7 - Intentional Language

People are responsible for their behavior, 
but they are not only their behavior.

In normal conversation we see each person as their behavior, as if they are the behavior they are showing us. Angry, sad, bored, etc.. When my young son displays boredom I know he is temporarily without options.  I can react to this by telling him what a good life he has, that there are plenty of things to do or tell him I am too busy to put up with his boredom.  One the other hand I could respond by asking him what he means by being bored? What was he doing before he became bored? In reality he will say he doesn’t know. Behind all this I know he wants my attention.  So I sit down close to him and remain silent. He will ask, in 12 year old style, “What are you doing?” I respond, “Waiting for the boredom to pass.” With in a short time he is off with a new idea, a new activity and no longer bored.

In this shortened story above the key is to see beyond the reactive behavior, which is a request for attention, give him my attention and resolve the problem.  Reactive behavior is always a request for attention. This same tip works in any situation.  However, before we can instinctively respond when we would normally react we need to understand how Intentional Language works.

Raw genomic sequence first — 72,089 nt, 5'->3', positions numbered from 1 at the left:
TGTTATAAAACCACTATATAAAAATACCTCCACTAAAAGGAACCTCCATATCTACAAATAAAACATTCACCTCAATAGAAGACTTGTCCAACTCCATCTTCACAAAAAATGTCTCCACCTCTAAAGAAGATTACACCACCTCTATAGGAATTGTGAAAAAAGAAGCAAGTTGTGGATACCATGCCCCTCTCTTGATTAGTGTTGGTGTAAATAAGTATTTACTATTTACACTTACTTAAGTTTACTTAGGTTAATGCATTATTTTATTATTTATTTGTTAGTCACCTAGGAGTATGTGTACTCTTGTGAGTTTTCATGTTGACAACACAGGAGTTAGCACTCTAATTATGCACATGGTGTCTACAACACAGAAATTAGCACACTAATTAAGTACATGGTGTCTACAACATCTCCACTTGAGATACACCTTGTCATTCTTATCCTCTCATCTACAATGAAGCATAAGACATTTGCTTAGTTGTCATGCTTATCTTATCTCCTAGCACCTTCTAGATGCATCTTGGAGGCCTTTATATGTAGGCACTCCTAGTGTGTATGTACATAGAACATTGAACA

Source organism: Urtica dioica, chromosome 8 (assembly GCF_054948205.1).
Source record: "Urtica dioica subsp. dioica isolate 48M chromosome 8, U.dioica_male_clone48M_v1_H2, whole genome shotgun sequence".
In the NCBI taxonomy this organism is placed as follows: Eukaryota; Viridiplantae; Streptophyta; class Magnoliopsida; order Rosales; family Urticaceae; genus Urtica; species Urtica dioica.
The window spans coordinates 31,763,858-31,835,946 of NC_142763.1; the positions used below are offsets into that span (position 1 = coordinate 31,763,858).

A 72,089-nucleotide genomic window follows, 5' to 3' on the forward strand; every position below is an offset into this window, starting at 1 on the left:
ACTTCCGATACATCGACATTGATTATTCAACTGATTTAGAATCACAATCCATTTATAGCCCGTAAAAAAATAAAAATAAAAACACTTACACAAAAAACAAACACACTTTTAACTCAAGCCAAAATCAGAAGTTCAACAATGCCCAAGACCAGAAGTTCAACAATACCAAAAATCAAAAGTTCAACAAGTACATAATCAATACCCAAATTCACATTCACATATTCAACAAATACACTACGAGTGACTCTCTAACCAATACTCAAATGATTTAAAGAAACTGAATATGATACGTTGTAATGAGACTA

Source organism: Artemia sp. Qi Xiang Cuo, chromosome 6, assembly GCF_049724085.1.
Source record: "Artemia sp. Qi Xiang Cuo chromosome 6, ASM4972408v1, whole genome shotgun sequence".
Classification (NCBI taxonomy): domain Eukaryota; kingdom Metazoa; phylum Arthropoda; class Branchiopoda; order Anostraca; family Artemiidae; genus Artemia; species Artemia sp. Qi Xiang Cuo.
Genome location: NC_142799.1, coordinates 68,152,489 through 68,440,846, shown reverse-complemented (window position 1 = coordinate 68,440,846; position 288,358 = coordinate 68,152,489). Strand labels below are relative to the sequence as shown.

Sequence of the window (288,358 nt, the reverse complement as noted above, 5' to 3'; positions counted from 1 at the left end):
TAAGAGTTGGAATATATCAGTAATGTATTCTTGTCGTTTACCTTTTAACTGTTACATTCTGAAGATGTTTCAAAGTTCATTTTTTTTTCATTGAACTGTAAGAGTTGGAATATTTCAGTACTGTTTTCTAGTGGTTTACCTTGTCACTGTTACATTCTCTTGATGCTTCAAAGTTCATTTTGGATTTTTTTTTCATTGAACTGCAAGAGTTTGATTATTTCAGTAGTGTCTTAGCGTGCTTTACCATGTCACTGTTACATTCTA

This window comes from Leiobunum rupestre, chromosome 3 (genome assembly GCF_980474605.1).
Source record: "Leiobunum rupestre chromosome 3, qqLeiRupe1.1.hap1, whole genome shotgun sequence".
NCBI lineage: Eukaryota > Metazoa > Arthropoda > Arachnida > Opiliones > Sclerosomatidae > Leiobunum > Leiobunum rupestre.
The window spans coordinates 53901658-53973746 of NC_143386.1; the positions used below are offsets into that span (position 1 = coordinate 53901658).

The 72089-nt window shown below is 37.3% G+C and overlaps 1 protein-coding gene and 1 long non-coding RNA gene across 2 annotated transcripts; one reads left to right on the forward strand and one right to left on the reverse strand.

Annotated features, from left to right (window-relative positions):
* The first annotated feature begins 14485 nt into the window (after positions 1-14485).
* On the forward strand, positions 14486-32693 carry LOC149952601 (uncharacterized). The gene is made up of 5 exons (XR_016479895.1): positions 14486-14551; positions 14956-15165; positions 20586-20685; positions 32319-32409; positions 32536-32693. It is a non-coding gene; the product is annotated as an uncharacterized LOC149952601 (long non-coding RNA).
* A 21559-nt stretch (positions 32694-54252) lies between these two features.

Intentional Language addresses each person about their:

  • Behavior and
  • About them as a person.

Normal Language: “ I am so angry at you for being inconsiderate. I just want to walk away from you and your problems!”

Intentional Language: “ I know your intention was to be helpful. However, your inconsiderate behavior is unacceptable. It does nothing but make me want to walk away when you get like that. Since I know that was not your intention, can you ask for what you want in a way that will keep me in the conversation?”

Intentional Language addresses behavior, but it also asks questions that speak directly to the other person’s Five Intentions.  Intentional language keeps a person in the conversation, it pulls them in rather than pushing them away. The choice of words is crucial. The result is an immediate & dramatic change in the way other’s listen and behave. 

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© Scott Taylor 2016